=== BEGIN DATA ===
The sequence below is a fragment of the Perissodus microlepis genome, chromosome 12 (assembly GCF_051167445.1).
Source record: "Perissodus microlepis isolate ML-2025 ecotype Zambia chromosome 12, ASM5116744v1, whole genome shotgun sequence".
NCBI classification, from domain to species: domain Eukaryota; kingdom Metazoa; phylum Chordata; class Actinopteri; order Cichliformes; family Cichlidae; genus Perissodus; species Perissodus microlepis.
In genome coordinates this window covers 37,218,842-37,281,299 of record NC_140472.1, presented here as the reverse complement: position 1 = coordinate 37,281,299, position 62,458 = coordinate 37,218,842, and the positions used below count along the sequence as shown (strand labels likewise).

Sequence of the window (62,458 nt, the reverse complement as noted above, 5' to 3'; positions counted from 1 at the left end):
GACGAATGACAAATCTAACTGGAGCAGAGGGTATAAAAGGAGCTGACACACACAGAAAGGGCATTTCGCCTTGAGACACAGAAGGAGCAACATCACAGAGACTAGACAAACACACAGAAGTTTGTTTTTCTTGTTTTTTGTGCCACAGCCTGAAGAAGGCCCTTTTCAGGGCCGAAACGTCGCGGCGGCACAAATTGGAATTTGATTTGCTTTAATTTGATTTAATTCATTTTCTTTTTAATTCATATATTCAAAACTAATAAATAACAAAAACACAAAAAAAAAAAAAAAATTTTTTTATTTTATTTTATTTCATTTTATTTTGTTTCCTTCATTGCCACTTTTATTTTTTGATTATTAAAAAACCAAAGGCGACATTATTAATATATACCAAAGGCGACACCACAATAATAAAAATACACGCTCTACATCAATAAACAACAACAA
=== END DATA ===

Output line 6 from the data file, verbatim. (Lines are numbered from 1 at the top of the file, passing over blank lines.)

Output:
GACGAATGACAAATCTAACTGGAGCAGAGGGTATAAAAGGAGCTGACACACACAGAAAGGGCATTTCGCCTTGAGACACAGAAGGAGCAACATCACAGAGACTAGACAAACACACAGAAGTTTGTTTTTCTTGTTTTTTGTGCCACAGCCTGAAGAAGGCCCTTTTCAGGGCCGAAACGTCGCGGCGGCACAAATTGGAATTTGATTTGCTTTAATTTGATTTAATTCATTTTCTTTTTAATTCATATATTCAAAACTAATAAATAACAAAAACACAAAAAAAAAAAAAAAATTTTTTTATTTTATTTTATTTCATTTTATTTTGTTTCCTTCATTGCCACTTTTATTTTTTGATTATTAAAAAACCAAAGGCGACATTATTAATATATACCAAAGGCGACACCACAATAATAAAAATACACGCTCTACATCAATAAACAACAACAA